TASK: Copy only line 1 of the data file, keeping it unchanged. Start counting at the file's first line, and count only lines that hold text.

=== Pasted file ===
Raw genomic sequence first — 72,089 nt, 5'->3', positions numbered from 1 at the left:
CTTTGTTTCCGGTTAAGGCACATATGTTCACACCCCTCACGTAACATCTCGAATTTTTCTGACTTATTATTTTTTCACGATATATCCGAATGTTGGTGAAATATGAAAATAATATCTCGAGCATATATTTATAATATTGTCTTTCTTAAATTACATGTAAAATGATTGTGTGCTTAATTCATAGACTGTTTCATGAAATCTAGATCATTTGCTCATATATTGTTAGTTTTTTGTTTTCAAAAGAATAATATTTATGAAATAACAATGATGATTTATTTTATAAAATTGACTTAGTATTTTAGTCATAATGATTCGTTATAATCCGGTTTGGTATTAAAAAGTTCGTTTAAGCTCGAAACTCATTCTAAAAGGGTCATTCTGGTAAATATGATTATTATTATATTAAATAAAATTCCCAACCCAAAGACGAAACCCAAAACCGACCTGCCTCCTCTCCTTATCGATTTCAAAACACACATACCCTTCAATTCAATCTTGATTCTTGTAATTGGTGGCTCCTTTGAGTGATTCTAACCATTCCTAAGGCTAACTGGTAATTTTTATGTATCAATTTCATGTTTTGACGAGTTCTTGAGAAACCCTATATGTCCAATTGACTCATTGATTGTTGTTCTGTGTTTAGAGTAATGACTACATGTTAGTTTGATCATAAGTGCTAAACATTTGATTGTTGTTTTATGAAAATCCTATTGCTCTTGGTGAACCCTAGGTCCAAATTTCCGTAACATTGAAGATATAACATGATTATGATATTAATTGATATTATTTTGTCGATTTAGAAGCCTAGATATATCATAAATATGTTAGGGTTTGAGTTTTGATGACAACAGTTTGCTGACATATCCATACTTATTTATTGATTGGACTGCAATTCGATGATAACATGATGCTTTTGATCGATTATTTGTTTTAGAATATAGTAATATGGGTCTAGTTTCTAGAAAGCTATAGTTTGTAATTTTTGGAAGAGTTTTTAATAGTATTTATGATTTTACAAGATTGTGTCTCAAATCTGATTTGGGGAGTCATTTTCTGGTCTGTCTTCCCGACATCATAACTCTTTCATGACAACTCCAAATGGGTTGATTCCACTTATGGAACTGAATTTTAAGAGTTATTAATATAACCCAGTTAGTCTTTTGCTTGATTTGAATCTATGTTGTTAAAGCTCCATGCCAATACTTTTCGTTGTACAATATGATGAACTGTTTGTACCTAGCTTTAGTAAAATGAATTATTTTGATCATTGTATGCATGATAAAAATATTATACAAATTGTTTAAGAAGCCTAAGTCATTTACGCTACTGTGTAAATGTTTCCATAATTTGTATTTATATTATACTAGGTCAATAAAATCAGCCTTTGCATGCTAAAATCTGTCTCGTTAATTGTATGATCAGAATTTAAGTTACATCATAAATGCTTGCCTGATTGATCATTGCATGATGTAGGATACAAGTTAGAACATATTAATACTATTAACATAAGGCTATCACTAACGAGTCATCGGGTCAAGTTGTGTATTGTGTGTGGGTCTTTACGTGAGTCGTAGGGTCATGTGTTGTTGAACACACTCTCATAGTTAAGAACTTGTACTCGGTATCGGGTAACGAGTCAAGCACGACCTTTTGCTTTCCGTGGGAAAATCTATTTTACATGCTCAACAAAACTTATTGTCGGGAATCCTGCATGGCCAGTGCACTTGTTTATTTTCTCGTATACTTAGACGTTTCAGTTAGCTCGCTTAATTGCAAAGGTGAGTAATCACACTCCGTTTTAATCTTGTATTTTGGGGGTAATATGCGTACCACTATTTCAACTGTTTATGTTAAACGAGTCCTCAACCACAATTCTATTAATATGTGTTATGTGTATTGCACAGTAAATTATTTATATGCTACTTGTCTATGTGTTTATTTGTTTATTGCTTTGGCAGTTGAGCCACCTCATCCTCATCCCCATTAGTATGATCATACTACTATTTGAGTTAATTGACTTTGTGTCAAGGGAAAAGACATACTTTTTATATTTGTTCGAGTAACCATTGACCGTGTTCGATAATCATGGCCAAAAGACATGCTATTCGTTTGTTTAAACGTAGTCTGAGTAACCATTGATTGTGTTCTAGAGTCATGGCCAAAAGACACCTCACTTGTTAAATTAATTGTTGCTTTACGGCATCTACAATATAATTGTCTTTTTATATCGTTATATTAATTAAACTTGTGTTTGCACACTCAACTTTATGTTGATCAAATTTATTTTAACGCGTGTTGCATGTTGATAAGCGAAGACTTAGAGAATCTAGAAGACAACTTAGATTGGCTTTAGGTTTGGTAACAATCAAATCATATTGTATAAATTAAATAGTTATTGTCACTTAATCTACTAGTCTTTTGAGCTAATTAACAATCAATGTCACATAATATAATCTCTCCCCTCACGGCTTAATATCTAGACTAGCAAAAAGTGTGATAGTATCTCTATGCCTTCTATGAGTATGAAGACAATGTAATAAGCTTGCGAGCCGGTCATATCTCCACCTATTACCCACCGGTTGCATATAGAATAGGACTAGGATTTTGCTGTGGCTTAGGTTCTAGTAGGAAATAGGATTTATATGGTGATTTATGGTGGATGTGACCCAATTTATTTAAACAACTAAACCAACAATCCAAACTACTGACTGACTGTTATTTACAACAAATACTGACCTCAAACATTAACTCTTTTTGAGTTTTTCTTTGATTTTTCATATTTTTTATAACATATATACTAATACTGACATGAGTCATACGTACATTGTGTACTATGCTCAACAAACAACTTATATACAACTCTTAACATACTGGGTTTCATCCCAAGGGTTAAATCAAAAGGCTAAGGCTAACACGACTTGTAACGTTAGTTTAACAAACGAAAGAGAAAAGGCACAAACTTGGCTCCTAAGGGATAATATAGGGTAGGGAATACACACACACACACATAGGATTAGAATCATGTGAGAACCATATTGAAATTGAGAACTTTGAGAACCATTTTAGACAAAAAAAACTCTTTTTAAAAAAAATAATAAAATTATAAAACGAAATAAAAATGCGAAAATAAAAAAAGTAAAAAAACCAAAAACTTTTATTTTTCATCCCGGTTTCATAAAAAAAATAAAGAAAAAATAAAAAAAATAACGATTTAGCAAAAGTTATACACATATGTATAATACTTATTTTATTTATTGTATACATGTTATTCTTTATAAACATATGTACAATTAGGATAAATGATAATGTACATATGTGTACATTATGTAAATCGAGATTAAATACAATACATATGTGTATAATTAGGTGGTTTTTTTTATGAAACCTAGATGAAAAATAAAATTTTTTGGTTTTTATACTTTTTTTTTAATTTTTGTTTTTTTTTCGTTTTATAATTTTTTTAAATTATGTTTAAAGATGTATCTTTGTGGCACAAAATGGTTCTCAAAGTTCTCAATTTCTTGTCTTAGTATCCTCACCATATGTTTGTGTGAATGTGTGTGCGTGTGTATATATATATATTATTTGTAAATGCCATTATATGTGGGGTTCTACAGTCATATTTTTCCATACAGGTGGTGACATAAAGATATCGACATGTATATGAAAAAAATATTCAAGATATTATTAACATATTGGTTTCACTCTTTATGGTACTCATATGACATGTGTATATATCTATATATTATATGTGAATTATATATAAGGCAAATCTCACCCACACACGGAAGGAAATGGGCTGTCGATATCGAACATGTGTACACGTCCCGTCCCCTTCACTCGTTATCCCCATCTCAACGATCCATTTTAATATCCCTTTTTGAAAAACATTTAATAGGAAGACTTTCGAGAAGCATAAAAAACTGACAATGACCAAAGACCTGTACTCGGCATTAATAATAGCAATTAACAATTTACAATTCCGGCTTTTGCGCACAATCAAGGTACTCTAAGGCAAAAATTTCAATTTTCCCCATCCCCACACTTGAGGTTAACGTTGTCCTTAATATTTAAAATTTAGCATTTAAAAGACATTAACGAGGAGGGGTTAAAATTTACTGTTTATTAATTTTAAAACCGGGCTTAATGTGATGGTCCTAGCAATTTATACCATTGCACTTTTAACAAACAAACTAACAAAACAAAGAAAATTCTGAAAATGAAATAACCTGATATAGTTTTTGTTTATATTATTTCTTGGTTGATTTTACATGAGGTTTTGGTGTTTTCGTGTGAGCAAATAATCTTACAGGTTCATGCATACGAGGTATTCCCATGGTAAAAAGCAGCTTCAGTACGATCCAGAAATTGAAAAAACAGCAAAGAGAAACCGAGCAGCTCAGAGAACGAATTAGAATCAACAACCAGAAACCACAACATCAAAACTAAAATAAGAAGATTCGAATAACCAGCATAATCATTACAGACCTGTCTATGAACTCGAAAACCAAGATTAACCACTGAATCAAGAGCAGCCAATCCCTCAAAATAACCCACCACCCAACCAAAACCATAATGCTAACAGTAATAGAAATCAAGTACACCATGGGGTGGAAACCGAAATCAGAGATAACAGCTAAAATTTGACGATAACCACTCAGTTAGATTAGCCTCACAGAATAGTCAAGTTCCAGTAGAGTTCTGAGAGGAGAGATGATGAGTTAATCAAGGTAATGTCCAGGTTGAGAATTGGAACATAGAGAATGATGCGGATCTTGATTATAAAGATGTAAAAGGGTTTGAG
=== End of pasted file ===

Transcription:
Raw genomic sequence first — 72,089 nt, 5'->3', positions numbered from 1 at the left: